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Dalraida
06-09-2005, 02:39 PM
Just curious. After talking to a young section hiker on top of Moose Hillock this morning who seemed amazed at my being over 65, I started to wonder; how many of the members of this board are also drawing Social Security Retirement? Come on, don't be embarassed, if they were US Cits, the Rolling Stones could :D

Grumpy
06-09-2005, 03:26 PM
Not yet for me. But my countdown now is in the "months-to-go" phase.

G.

Waumbek
06-09-2005, 04:15 PM
Not yet either but I'm no boomer.

Mike
06-09-2005, 05:10 PM
Dalraida, I will step up and admit that I'm in the 65 y.o. (or older) group, and proudly receiving SS. Hope to continue hiking and collecting a monthly check for a long time :rolleyes:

Papa Bear
06-09-2005, 05:27 PM
Early retiree here.

When I reached 62 last Fall, I took the reduced SS amount. Guy at the SSA said I was smart. You don't break even till you're over 85.

audrey
06-09-2005, 08:23 PM
My husband Pat retired a year ago at age 65. He's got a part-time job that doesn't get in the way too much, but I'm still doing the daily grind for a few years more.

AntlerPeak
06-09-2005, 09:01 PM
Guilty having just reached the golden age. Speaking of golden age for ten bucks you can get the golden age passport from the feds, National Forest Service or National Parks Service. I found out from the forest service that "old folks" pass serves as a subsitute for the Northwest Forest Pass and the White Mtn forest Pass. A one time ten dollar fee That's right the ten bucks is a lifetime pass! and you do not have to pony up the thrity dollar annual fee for the forest permit. The forest service has a pouch for the Golden age Passport to allow you to hang it on your rear view mirror where your would have to have a hiking pass. Also you get into the National Parks for free and 50% off on campgrounds. So it ain't so bad to be a retired old-------hiker.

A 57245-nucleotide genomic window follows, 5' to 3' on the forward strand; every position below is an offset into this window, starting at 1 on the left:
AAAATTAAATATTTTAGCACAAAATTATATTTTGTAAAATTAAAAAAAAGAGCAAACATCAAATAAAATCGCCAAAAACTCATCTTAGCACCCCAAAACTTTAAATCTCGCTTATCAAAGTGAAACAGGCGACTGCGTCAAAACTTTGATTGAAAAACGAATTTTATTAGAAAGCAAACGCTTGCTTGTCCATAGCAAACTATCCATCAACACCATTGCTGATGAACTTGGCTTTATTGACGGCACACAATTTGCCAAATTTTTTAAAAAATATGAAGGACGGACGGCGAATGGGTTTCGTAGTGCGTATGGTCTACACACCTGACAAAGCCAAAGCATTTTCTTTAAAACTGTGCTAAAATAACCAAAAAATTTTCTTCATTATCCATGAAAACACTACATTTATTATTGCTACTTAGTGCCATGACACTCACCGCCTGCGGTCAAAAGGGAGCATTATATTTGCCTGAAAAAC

Tramper Al
06-09-2005, 09:05 PM
Well, I had a bad feeling opening a thread about members of the "SS". I guess some of you hikers may think you are old, but maybe not many who had the first impression that I had in seeing that double S. Glad we're talking about people RECEIVING Social Security, of all things!

Never forget.

sapblatt
06-09-2005, 09:58 PM
Well, I had a bad feeling opening a thread about members of the "SS". I guess some of you hikers may think you are old, but not maybe not many who had the first impression that I had in seeing that double S. Glad we're talking about people RECEIVING Social Security, of all things!

Never forget.

Al - That was exactly what I was thinking...

spider solo
06-10-2005, 05:53 AM
Not quite ready to draw Social Security yet...but if it would be those who are "young" enough to be AARP members then I would fit right in......

dr_wu002
06-10-2005, 06:06 AM
Dalraida's driver's license may say he's 65 (or even 100 for what it's worth) but I don't believe it. He's got a memory like you wouldn't believe and you should see the mo'fr on a bushwhack. I'm more than 1/2 his age (and in decent shape) and I struggle to keep up.

Tom, the thru-hiker must've thought you were lying.

Oh, and yeah, I knew Tom didn't mean SS as in The SS but for a second I was like, Oh No -- What's He Trying To Say!?

-Dr. Wu

Dalraida
06-10-2005, 06:12 AM
Nice to see I have such good company. I too started my benefits at 62, but now have reached the full retirement age. I enjoy all the age related price reductions however, my insurance company just sent me a downer. Seems that they rate risks by age group. Just like young males under about twenty five get higher rates, I just moved to the 65-74 age group and my car insurance just went up over 200 smackers. I spent the winter hiking with mostly young people (not you Kroto) and felt a bit guilty when they would stop and wait for me to catch up. It's difficult to "hike your own hike" in the winter when group member safety is a big factor.

Dalraida
06-10-2005, 06:19 AM
Upon reading all the traffic about speed records etc lately, I wonder how some of us oldsters would have matched up back thirty or so years ago when we were doing the same things but without the digital publicity. I was a fanatic trail runner then, but human entropy is the master of us all.